this the sum of his virtues, for when, a little later, his garments
were removed, previous to interment, they were found to be swarming
with vermin; that hair-cloth, itself so penitential, densely populated
with a crawling mass whose presence must have made it more penitential
still. According to the accounts of those who beheld these transcendent
proofs of sanctity, the hair-cloth was bubbling over with these
inhabitants, like water in a simmering cauldron.

At sight of such unmistakable evidences of holiness the brethren went
into hysterics. "See, see," they said to one another, "what a true
monk he was, and we knew it not!" - an oblique and unpleasing reflection
upon the personal habits of the monastic orders. They kissed him, as
he lay dead there, and called him "St. Thomas," and at last, unwilling
that any tittle of his sanctity should be impugned, buried him in his
verminous condition.

Meanwhile, newly alive to the saintly character of him whom they now
clearly perceived to be a martyr, orders were given to rail off the
spot where he had fallen, and for every trace of his blood to be
jealously preserved. But unhappily for the Church, the common people,
who had from the moment of his death regarded their Archbishop as a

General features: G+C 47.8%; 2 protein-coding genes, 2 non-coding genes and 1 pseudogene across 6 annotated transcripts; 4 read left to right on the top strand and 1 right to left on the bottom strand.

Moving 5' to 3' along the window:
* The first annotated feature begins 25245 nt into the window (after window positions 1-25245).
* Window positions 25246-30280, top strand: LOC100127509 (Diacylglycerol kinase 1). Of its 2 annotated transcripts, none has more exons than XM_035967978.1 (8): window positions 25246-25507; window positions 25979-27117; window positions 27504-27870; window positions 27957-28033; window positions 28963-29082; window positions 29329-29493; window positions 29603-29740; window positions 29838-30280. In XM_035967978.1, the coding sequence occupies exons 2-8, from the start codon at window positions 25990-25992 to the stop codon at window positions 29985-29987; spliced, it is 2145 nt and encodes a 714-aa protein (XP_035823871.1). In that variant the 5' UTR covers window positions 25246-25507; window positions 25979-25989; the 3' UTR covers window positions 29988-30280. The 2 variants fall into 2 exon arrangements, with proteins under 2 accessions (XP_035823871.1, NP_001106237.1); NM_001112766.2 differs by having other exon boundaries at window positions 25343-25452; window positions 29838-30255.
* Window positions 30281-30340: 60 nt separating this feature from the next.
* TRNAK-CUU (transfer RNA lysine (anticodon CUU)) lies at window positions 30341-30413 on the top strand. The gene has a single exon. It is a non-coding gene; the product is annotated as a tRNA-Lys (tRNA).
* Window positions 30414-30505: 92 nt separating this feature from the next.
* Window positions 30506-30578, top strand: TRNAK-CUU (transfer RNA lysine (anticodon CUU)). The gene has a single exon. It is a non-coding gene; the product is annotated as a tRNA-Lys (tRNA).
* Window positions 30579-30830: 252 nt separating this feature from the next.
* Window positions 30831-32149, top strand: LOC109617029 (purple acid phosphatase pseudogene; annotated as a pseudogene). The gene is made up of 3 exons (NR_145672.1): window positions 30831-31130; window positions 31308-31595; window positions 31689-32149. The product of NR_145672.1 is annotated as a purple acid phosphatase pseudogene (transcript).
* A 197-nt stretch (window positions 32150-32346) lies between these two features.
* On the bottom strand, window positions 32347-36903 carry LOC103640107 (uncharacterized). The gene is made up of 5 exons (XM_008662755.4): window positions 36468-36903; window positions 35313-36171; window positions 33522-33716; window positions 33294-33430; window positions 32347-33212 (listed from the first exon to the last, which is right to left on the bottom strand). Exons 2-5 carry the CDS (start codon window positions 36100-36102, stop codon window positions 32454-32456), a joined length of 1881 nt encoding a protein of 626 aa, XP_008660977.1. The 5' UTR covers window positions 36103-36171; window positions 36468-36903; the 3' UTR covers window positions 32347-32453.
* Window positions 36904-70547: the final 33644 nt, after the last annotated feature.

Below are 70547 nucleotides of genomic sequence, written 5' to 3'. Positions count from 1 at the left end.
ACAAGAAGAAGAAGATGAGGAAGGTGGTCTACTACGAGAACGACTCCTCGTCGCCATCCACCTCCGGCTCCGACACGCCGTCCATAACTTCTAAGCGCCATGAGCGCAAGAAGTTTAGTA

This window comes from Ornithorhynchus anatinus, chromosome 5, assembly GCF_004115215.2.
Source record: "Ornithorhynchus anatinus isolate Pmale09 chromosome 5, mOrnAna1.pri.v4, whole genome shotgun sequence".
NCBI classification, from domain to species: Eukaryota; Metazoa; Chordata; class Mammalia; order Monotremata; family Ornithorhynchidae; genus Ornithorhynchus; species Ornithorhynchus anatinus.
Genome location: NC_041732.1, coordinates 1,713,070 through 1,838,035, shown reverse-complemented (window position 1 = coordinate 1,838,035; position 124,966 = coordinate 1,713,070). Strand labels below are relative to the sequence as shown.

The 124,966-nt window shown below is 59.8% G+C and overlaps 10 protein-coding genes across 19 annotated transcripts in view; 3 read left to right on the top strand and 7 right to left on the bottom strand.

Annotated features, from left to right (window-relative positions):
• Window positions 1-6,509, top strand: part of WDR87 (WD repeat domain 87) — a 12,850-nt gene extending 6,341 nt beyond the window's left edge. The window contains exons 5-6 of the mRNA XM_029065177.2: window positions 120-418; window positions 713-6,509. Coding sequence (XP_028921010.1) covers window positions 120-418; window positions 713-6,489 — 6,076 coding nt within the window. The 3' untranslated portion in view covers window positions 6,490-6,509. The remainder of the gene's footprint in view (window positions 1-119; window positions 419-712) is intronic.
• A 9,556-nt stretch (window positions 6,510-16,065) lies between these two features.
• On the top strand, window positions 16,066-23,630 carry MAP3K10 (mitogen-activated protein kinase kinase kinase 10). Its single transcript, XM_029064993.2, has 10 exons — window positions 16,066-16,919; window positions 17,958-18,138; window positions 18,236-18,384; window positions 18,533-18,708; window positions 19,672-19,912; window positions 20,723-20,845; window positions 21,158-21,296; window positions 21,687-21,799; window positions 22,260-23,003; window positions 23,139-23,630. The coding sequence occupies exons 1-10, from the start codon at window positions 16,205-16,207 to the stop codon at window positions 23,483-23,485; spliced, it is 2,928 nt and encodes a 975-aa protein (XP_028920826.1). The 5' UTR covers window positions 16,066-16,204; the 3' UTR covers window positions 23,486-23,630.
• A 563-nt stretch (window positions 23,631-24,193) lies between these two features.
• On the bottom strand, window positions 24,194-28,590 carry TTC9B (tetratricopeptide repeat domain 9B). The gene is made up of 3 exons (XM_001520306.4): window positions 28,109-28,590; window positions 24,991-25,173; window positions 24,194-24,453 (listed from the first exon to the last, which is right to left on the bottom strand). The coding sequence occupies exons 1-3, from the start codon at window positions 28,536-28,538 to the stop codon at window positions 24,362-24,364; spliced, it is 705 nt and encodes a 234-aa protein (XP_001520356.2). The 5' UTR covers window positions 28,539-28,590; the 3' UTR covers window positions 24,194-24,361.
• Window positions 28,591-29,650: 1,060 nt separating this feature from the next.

martyred saint, had already soaked up the greater part of that precious
blood in strips hastily torn from their clothes, and had been given
his stained and splashed outer garments. These were losses that could
never be made good, but they did not greatly matter to those who could
so dilute the little remaining blood that it sufficed to supply the
uncounted thousands of pilgrims who made pilgrimage to the shrine of
St. Thomas for the space of three hundred and fifty years, and took
away with them little phials containing, as they fondly believed, so
intimate a relic of England's most powerful saint.

In spite of the dark legends that tell how vengeance overtook the
assassins, it does not seem to be the fact that they were adequately
punished for their fearful crime, and certainly no Royal displeasure
lighted upon them. "The wicked," we are told, "flee when no man
pursueth," and the knights, fearful of the revenge that might be taken
upon them by the people of Canterbury, rode off, unhindered, with their
small escort of men-at-arms, to Saltwood. Within that stronghold they
felt safe. That they would have been equally safe at Canterbury we may
suppose, for Robert de Broc, shut up within the strong walls of the